RRS Discovery docked in Southampton. Picture taken by Amber Annett
Breakfast on the morning of departure is at 7:30 and is followed by a safety briefing and familiarisation before departure at 1015. Rumour had it that we were leaving port into fairly rough seas, and once we have escaped the shelter of Southampton docks those rumours turn out to be correct. It is a bit of a baptism of fire for some of the scientists on board and I think many are feeling a little queasy.
Before our stomachs have had time to settle it is time to practice the muster, which is similar to a fire drill, however once at the assembly point everyone is required to put on a life jacket, enter an orange life boat and consider how rubbish it would be if we actually had to use it, 52 people in a small orange box with no toilet, one small hatch for air and fishing rods which aren’t actually provided for us to catch fish, but to give us the psychological illusion that there actually something we can actually do ourselves to improve our chances of survival as we get tossed around like an orange cork in a gigantic tumble dryer (if today’s seas are anything to go by).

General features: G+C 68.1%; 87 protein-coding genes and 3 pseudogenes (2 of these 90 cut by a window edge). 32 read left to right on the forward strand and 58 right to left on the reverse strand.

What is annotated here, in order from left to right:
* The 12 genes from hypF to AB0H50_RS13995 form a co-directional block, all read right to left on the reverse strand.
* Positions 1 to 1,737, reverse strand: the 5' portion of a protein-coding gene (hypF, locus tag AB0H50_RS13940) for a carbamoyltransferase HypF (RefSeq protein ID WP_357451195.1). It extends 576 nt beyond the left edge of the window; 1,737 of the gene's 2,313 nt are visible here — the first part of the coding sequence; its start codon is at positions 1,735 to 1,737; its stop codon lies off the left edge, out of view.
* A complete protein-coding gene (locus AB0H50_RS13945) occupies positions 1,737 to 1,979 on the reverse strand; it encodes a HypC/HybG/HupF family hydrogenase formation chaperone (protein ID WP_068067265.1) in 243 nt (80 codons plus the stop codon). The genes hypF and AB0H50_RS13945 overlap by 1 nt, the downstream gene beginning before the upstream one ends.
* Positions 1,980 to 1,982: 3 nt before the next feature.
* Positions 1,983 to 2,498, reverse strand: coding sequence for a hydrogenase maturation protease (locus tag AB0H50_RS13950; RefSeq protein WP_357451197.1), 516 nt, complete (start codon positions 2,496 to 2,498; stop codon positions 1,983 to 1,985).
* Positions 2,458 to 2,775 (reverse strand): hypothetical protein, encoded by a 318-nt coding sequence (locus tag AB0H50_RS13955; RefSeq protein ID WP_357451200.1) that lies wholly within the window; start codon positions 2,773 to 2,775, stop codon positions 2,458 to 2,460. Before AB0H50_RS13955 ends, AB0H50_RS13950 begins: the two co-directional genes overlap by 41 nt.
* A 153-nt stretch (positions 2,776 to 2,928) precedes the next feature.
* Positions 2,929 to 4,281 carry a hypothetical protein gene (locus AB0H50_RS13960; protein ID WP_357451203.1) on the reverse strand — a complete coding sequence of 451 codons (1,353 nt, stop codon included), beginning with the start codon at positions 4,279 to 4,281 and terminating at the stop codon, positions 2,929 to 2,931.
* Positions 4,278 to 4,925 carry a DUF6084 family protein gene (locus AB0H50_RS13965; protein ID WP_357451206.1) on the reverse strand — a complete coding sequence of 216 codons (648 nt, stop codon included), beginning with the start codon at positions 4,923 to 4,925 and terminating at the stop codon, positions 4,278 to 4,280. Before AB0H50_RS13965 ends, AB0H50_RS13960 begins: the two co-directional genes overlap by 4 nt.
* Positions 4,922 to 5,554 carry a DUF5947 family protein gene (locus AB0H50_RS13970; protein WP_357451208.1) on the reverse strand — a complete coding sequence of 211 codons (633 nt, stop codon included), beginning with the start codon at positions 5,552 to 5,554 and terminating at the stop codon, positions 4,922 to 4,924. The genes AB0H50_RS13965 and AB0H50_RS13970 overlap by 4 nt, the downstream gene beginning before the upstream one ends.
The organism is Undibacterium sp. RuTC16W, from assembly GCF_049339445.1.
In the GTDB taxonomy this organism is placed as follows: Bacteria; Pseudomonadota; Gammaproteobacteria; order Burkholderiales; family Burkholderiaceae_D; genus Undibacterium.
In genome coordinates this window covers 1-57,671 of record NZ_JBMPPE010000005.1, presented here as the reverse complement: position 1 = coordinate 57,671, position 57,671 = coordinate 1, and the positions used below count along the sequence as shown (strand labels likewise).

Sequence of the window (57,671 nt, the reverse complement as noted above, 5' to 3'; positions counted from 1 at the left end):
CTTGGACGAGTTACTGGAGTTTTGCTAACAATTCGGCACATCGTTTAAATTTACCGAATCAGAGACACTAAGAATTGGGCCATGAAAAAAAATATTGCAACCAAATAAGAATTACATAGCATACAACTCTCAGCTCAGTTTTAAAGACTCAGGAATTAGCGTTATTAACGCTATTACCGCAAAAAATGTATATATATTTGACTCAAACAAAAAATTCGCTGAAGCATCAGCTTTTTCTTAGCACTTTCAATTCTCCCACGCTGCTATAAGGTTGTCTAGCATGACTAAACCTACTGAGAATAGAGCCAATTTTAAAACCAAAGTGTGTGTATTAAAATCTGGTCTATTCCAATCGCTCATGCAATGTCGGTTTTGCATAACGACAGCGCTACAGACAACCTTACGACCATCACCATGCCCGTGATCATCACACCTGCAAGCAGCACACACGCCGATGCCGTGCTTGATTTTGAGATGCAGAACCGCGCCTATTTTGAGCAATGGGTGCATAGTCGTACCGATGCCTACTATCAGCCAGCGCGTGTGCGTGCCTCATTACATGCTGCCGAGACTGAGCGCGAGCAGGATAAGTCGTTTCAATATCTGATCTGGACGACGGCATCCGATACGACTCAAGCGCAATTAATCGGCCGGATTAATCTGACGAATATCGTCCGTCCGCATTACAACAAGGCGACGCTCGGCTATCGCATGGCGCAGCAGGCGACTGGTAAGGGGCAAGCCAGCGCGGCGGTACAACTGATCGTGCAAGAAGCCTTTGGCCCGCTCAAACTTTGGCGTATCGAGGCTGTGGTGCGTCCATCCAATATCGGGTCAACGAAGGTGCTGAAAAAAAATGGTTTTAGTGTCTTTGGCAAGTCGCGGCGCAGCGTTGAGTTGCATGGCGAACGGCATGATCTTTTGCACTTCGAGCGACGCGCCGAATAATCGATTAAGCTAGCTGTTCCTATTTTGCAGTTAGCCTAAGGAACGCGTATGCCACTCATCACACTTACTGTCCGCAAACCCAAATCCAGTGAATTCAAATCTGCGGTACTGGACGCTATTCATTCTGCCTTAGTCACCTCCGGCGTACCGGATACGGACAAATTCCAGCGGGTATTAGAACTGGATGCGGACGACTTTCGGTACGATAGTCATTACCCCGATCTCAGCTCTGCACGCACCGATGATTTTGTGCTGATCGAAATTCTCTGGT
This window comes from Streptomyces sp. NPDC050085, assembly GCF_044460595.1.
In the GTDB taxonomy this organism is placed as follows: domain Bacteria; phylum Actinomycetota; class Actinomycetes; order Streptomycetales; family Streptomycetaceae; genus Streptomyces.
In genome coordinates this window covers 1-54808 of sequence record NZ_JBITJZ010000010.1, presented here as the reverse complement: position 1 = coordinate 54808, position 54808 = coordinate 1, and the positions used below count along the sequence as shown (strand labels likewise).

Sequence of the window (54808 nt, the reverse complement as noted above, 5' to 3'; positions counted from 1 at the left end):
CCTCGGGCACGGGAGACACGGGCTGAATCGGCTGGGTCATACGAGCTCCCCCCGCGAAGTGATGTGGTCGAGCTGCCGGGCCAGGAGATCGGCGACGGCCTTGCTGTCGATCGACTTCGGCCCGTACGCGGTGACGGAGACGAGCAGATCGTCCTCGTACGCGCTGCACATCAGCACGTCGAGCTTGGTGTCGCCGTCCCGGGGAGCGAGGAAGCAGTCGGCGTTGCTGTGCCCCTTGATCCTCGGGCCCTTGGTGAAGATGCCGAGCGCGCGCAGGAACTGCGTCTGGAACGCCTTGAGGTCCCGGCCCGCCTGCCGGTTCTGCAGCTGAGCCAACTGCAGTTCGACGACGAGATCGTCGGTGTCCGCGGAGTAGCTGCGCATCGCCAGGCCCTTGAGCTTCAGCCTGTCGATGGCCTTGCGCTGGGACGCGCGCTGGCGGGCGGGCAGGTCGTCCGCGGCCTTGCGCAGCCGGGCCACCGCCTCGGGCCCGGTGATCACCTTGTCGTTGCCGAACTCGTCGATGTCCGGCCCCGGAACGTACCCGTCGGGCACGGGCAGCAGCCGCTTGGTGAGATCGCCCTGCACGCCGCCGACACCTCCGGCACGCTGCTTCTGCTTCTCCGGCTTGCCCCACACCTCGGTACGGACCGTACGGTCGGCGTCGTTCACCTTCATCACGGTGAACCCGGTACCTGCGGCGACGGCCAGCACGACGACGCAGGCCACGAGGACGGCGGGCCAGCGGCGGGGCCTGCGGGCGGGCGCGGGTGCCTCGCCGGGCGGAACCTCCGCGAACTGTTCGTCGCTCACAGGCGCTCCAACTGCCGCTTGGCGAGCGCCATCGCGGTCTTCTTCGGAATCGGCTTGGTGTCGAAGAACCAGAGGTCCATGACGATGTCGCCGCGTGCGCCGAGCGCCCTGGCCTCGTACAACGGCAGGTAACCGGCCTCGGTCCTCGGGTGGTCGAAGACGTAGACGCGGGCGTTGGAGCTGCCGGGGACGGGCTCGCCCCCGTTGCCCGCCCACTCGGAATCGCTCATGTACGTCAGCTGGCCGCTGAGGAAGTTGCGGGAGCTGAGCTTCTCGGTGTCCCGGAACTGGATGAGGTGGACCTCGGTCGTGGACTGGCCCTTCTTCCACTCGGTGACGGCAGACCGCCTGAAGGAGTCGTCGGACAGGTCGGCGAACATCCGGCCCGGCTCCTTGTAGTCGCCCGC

Mini Stable (left) and autosub (right) on deck departing Southampton. Picture taken by Richard Cooke, National Oceanography Centre, Liverpool.
Who set off the Discovery’s fire alarm the night before departure by spraying deodorant in their cabin? Answer in the next blog.